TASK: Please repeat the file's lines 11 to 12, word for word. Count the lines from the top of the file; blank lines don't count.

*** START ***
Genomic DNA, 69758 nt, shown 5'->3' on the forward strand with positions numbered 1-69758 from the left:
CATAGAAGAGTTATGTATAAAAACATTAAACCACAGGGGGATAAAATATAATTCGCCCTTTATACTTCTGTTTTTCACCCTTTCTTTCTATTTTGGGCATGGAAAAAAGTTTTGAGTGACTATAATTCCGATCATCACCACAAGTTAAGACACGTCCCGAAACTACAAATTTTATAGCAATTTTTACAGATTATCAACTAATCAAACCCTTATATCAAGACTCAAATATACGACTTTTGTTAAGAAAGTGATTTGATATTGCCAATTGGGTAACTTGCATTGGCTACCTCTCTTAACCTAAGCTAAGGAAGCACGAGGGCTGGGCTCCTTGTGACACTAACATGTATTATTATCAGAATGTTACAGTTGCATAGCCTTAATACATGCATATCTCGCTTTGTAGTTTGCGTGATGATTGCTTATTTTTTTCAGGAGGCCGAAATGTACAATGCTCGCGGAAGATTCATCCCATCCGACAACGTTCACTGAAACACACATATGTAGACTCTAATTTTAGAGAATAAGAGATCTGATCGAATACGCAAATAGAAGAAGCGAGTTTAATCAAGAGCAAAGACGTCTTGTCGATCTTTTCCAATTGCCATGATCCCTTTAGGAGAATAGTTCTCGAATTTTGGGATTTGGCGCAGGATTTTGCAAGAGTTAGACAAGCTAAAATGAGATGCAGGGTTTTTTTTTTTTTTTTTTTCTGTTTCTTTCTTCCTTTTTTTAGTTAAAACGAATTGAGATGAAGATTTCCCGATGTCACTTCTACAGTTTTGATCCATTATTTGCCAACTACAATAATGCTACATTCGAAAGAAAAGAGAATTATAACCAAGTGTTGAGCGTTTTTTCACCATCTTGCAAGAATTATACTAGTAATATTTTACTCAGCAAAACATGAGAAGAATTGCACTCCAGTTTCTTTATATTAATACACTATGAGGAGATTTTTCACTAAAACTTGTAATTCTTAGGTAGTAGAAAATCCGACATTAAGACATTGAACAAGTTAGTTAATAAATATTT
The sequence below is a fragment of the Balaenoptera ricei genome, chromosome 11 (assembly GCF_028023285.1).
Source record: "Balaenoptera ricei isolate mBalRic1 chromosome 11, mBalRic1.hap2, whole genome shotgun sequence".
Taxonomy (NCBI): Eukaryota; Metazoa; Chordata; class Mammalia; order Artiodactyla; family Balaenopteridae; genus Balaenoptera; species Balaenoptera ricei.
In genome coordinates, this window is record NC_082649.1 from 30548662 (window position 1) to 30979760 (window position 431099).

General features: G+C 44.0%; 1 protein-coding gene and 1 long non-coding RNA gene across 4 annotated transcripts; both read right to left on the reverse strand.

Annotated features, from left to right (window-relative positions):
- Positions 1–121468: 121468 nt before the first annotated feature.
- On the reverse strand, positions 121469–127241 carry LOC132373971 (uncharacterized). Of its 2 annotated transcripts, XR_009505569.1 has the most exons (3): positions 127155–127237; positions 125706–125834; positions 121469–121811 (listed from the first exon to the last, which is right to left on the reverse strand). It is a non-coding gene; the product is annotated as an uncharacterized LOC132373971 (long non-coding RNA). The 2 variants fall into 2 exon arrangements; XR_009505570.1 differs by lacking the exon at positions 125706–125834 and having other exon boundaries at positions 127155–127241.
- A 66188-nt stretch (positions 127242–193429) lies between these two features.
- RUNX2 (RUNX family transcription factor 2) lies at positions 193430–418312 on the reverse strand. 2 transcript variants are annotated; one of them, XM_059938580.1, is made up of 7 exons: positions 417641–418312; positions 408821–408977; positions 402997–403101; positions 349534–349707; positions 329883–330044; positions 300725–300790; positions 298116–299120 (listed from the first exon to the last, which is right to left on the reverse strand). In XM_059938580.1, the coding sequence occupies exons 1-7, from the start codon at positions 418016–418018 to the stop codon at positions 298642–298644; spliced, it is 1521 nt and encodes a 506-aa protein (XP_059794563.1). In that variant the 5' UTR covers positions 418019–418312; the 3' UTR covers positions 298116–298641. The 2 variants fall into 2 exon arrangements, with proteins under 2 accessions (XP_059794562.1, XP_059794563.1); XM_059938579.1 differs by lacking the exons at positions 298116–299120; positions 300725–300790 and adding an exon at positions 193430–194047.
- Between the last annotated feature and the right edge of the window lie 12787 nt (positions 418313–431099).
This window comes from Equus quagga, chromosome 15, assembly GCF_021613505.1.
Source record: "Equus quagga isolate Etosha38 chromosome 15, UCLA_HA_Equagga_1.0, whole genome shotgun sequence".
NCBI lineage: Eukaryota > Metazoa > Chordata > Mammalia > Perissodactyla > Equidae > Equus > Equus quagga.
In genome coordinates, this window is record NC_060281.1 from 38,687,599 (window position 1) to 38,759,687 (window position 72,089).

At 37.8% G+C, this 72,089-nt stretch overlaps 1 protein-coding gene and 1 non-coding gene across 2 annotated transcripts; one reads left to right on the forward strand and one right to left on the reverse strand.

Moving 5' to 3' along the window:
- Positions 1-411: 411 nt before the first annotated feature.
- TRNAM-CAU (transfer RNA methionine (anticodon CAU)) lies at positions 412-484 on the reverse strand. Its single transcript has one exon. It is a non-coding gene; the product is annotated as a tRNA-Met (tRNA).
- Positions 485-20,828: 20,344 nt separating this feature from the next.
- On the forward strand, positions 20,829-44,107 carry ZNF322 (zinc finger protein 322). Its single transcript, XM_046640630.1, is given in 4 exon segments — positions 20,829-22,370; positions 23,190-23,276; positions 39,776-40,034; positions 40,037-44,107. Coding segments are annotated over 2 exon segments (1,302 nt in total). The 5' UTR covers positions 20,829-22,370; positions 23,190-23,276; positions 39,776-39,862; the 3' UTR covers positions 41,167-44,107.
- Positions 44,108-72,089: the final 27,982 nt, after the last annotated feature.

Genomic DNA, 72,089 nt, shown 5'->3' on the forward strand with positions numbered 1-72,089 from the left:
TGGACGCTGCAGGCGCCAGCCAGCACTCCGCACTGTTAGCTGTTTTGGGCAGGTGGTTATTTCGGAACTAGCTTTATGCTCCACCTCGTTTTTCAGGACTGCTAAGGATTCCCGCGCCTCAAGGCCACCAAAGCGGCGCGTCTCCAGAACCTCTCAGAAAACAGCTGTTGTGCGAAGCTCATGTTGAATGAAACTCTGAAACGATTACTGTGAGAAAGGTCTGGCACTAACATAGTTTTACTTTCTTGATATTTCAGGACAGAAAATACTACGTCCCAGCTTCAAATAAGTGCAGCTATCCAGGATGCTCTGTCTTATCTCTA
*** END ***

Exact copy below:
- A 66188-nt stretch (positions 127242–193429) lies between these two features.
- RUNX2 (RUNX family transcription factor 2) lies at positions 193430–418312 on the reverse strand. 2 transcript variants are annotated; one of them, XM_059938580.1, is made up of 7 exons: positions 417641–418312; positions 408821–408977; positions 402997–403101; positions 349534–349707; positions 329883–330044; positions 300725–300790; positions 298116–299120 (listed from the first exon to the last, which is right to left on the reverse strand). In XM_059938580.1, the coding sequence occupies exons 1-7, from the start codon at positions 418016–418018 to the stop codon at positions 298642–298644; spliced, it is 1521 nt and encodes a 506-aa protein (XP_059794563.1). In that variant the 5' UTR covers positions 418019–418312; the 3' UTR covers positions 298116–298641. The 2 variants fall into 2 exon arrangements, with proteins under 2 accessions (XP_059794562.1, XP_059794563.1); XM_059938579.1 differs by lacking the exons at positions 298116–299120; positions 300725–300790 and adding an exon at positions 193430–194047.